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Sustainability and Tips for Going Green for Life

Updated on October 9, 2016
Patty Inglish, MS profile image

Ms. Inglish has spent 30 years working in medicine, psychology, STEM instruction, and aerospace education for Active USAF Civil Air Patrol.

Eshtaol Forest, Rabin Park, Israel (public domain)
Eshtaol Forest, Rabin Park, Israel (public domain)

Why Do We Waste?

Not only do we need to continually develop new resources of renewable energy, but also to increase the actions of waste reduction. This seems to be all-around good stewardship of our environment and the resources available to us. Surely, we were not put on Earth in order to waste it.

Unfortunately. some individuals seem to think that they can waste whatever they please and that additional amounts of resources will be handed to them. At some point, we must ask, "From where?" The unlimited storeroom in the sky really does not exist.

Some of these are the same folks that told their children that money does not grow on trees.

Some of these deluded souls are now finding that they must work two full-time jobs well into their 70s, because they have a spending addiction and cannot pay their taxes. And some of their houses are full of plastics of all sorts that will exist forever.

All this aside, good stewardship and refraining from waste are the alternatives to a throw away society and giving in to spending addictions, in my opinion.

There is one particular TV program that is a good advocate for greener living, because it provides an overly-obvious example of high consumption gone awry.

Things to Change

Click thumbnail to view full-size
Plastic cups.Plastic bagsThe ghosts of the past?
Plastic cups.
Plastic cups. | Source
Plastic bags
Plastic bags | Source
The ghosts of the past?
The ghosts of the past?

We Must Use Less Plastic

One good way in which to live a greener, less wasteful life, is not to follow the advice and directions of a local late-night cooking show that uses a full box of large plastic zipper bags daily and throws them into the trash, each still half filled with freshly made food.If this show were a child, its allowance might be reduced or suspended until the parent taught him or her good stewardship and the value of money and energy.

This particular lower-budget TV program strikes me as an advocate of extreme consumerism that is unnecessary. I only watch a few moments of it now as I flip to PBS!

One particular episode showed seven 10-year-old girls wearing cheaply-made plastic tiaras that cost $15 each from a local high-priced party store.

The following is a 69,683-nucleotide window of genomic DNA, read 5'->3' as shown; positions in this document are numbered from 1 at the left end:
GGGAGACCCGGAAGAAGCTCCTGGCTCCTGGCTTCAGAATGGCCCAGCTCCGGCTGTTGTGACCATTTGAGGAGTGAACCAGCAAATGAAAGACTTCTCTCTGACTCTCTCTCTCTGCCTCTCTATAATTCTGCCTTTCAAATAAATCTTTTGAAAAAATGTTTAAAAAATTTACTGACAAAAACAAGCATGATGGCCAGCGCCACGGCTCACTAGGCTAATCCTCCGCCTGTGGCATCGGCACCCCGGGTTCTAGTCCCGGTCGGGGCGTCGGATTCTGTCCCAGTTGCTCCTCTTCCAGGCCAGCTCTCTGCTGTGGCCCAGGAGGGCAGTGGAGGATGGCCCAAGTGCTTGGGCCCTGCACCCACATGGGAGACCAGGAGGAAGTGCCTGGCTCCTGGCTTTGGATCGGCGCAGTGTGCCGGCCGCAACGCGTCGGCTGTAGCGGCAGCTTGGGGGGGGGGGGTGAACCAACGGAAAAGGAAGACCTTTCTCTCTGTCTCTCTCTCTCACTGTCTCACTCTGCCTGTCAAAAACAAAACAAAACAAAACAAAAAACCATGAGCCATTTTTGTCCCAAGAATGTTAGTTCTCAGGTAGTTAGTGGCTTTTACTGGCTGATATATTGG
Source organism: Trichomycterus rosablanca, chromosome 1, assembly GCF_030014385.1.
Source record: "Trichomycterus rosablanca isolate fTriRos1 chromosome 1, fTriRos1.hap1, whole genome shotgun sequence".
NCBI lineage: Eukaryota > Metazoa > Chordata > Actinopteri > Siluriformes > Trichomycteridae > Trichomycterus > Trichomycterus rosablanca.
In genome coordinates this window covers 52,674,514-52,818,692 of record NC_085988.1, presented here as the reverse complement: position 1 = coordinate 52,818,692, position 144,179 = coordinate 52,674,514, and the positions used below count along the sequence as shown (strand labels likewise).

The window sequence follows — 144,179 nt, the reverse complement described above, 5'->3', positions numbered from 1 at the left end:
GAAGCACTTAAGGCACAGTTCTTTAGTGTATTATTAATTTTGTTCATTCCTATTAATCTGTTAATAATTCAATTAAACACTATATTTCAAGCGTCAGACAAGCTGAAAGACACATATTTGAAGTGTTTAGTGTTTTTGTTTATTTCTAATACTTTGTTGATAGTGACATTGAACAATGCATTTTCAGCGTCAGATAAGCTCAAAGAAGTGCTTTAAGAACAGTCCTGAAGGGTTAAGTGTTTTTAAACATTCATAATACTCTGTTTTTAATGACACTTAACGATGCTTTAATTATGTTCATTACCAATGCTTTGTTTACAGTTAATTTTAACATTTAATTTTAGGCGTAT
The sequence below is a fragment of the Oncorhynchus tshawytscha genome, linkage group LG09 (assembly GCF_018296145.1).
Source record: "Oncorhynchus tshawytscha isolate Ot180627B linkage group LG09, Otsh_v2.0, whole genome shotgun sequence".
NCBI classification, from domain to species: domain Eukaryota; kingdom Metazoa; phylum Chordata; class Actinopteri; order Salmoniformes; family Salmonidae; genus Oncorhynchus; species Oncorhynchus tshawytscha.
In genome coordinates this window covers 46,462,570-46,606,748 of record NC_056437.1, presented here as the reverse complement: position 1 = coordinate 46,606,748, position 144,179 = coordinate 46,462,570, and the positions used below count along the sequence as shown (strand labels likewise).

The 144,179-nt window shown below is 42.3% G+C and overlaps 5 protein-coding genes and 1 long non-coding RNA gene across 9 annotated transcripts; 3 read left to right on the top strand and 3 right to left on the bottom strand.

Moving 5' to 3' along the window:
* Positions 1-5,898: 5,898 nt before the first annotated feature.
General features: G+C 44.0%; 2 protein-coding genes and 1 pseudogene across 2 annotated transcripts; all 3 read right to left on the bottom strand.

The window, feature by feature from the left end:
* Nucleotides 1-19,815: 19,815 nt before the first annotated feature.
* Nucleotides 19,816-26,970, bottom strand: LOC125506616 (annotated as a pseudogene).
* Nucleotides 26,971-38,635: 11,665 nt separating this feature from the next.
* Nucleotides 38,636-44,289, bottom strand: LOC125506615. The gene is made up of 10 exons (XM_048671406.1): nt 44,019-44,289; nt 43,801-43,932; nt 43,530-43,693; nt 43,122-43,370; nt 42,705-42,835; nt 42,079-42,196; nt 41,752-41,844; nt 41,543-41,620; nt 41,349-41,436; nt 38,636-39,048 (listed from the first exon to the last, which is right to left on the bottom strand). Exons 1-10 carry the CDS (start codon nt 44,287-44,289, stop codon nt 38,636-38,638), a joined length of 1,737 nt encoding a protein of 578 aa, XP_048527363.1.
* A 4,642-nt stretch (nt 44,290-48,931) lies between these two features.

The youngsters were being taught to fill 10 1-gallon-size plastic zipper bags with different colors of cake fronting, to frost only two cupcakes each, and then to throw the half-full bags into the trash. This is good training for a consumer's future.

The tiaras were also thrown away after the girls ate their cupcakes form disposal pink plates - "We can get more for next time."

The frosting was ready-made frosting to which food coloring was added. This might be fun and wasteful, but it's not cooking. This does not seem to be a cooking show at all.

Every episode is like this, so I avoid it altogether. One more crackle of non-recylcable plastic bags would have popped a main artery! That reminds me of all the plastics used in the medical and healthcare field and I hope these will be switched over to biodegradable sorts as much as possible.


The Throw Away Society

A book first published in the early 1970s entitled The Greening of America discussed the faults of an American throw-away society, and a cooking program such as this one is a perfect example of that disposable society.

This TV show reminds me of the stereotypical millionaire that lights his cigars with hundred dollar bills or the newly rich person that drives down the main boulevard of the city while throwing cash like confetti out of the car windows.

First of all, this is a cooking show with no cooking. This lack of cooking means to me that a cook does not have one of the following:

  1. Time enough to create a food dish, or
  2. Skills or patience enough to make the dish.

I hope that it does not also connote that a person may be too lazy to snobbish to get "dirty" in the cooking process, e.g. "I'm too good to cook." Or perhaps they don't know how to cook and are simply pretending to think it is a low-life vocation. Some people detest cooking. That's fine -- Just don't act like you're too good to do it, I say.

Not a Green Idea - "Bag O' Omelet"

Alternatives to Plastic Waste

Smart Food Preparation Can Help

The most blatant waste on this show is the practice that is central to each and every episode. This practice is the constant use of gallon-sized plastic zipper bags only once and then tossing them into the trash still half full of a recently made food product. The food product is often unhealthy itself (sugar and grease or som e such) and throughout the episode, the hostess holds her head at a self-conscious tilt indicating as she presents her weekly project

The hostess puts frosting or mashed potatoes into a bag, cuts off one corner and pipes the food inside onto a cake, a cupcake, or a roast; but then throws out the bag with the rest of the food in it, all to lay in waste dumps for over a century. Sometimes she uses ketchup in the bag to decorate sandwiches. A few times, she put cookie dough into to plastic bags in order to pipe cookies onto a baking sheet so she does not "dirty up a spoon and her fingers." I think she always used a spoon to put the dough in the bag first, though...

I advise not to use plastic bags to pipe frosting and mashed potatoes. Use muslin or canvas piping bags that are easily washable and reusable for many years - and not really expensive, either - $4.00 for one large bag at our cook's supply store and on the Internet, sometimes cheaper.

Some Other Great Alternatives:

  • A good disposable choice is a brown paper bag or butcher paper from which you cut a large circle. Roll up the circle into a cone, fill with frosting, potatoes, or whatever, cut the point off the bottom and pipe away. Use all the food or store the remainder in a glass jar with a lid in your refrigerator, wash the paper off and recycle it.
  • I don't use paper towels or plastic refrigerator containers any longer. I do use cloth towels, glass jars with lids, and a compost pile. For freezing foods, I have a small set of containers that will last me the rest of my natural life.